Home Alone: How Long Can Your Pet Be Unattended?

by Lauren Caggiano

Maybe you have a busy lifestyle and aren’t home a lot. That isn’t always a recipe for success when combined with having a pet. You might be wondering how long you can safely leave your furry friend alone at home. The answer will depend on the type of pet, its age, needs, and other factors. Here’s a basic guide:

 Kittens

Daww! Kittens are precious but they’re going to require more care and attention than their grown feline peers. That’s why experts say that kitties younger than four months should not be left alone for more than four hours. Once they hit that mark, they can handle another hour or so. After six months, they should be ok for up to eight hours.

Cats

So, what about your four-year old tabby? The length of time you can leave him or her alone will vary according to his or her diet and your environment. Cats who are on dry food diets may be left on their own for up to 48 hours, provided fresh water is accessible. Beyond that time frame, their water bowl and litter box may become too dirty for their liking.

To prepare for leaving your cat alone, you’ll want to make arrangements to safeguard his or her wellbeing. For example, you might want to invest in an automatic feeder, get a second litter box and ensure you have plenty of toys in the home. Also, if inclement weather is a possibility, you’ll want to take that into account. You don’t want your cat getting spooked by a storm when you’re not home to comfort it. When in doubt, consider hiring a cat sitter to make your absence less traumatic. Cats are neurotic creatures, after all.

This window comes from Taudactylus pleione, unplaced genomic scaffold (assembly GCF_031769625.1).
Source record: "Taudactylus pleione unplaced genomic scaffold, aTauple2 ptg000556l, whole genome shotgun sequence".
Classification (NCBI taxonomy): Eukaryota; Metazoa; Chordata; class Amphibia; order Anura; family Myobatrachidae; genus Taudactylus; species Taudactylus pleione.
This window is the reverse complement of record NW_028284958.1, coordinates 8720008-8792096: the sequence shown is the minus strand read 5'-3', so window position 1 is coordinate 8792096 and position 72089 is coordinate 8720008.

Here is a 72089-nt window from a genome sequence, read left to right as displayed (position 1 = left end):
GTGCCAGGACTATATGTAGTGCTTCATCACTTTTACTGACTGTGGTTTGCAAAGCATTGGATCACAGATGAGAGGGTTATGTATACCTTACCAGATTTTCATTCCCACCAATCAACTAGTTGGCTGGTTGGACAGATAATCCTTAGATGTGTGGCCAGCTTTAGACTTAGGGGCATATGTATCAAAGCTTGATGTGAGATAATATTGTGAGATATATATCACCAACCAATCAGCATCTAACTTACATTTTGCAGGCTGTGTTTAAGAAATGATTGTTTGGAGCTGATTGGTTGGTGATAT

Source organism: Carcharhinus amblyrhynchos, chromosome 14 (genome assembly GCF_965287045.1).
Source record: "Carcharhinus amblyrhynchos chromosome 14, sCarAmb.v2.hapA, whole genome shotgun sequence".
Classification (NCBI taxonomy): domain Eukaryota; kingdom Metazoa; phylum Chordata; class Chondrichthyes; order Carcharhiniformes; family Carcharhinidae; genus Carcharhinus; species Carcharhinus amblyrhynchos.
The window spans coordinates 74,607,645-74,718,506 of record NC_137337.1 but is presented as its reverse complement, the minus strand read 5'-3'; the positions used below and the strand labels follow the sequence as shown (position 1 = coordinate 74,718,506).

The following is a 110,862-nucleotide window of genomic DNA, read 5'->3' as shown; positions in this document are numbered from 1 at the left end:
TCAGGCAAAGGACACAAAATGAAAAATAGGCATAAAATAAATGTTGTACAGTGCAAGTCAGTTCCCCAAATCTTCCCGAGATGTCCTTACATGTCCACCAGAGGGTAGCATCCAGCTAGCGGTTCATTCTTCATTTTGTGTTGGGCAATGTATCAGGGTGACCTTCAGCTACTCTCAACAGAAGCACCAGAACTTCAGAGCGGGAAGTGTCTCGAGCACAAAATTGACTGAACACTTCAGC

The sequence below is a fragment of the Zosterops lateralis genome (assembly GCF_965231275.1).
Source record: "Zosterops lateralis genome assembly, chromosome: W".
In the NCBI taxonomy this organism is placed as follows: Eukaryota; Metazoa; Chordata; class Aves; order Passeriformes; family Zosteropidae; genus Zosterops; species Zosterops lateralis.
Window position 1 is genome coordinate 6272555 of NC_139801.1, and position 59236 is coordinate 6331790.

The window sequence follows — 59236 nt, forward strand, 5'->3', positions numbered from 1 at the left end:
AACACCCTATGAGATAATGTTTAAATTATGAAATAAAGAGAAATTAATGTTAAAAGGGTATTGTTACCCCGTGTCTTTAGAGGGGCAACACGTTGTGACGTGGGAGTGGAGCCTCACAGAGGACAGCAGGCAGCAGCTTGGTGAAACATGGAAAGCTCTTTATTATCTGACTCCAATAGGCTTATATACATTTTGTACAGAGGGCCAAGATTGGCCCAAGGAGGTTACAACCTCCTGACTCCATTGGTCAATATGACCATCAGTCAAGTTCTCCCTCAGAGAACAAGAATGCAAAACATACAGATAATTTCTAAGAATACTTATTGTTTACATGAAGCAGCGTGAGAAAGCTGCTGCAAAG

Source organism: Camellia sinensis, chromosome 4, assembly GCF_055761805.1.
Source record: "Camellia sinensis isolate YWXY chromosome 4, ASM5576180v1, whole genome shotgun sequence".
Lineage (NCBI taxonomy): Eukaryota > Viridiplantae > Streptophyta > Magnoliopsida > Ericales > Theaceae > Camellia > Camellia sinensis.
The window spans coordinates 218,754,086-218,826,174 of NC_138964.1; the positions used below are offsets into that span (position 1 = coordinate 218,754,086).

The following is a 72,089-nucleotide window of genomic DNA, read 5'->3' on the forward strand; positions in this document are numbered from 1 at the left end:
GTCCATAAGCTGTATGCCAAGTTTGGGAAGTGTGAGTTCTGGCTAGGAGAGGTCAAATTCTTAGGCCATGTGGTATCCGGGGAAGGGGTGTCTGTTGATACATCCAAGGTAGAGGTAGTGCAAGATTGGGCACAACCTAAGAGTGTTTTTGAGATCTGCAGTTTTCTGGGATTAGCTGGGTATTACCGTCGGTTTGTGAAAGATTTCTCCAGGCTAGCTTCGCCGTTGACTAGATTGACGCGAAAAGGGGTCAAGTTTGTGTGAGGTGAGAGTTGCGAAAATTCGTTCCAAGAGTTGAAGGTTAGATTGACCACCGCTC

Puppies

According to Rover.com, puppies need bathroom breaks one hour for every month of age. As they age, they may require less frequent trips outside, but that doesn’t mean you should prolong them. They may be susceptible to urinary tract infections, stones, or crystals if they’re forced to hold it in for too long. Plus, this isn’t a comfortable feeling and can lead to accidents.

But puppies require more care than just adequate potty time — they need interaction, stimulation and exercise. To that end, be mindful about how often and for how long you create them. Starting at 8 weeks they can be crated for up to an hour and by the time they’re 15+ weeks, they can be in the crate for up to 4 hours.

Beyond these factors, you’re going to want to make sure your house has items that will keep them comfortable, calmed and occupied, such as blankets, chew toys, a bed, etc. Also, upon your return be sure you play with the puppy, walk him or her (if needed) and give them lots of love and attention.

Dogs

Dogs require the same considerations as puppies, but to a lesser extent. However, as dogs age they might have issues holding in their urine. That means they might require more bathroom trips and less time alone. Larger breeds will require walks and playtime. Also, older dogs may require medication and more observation in general. It’s always good to err on the side of caution with the length of your time away. A crate isn’t a substitute for your care.

In short, dogs and cats can be left alone for a certain stretch of time. But being a responsible owner means making their time along as pleasant as possible. If you can’t reduce your time away, you can ease separation anxiety with these tips.

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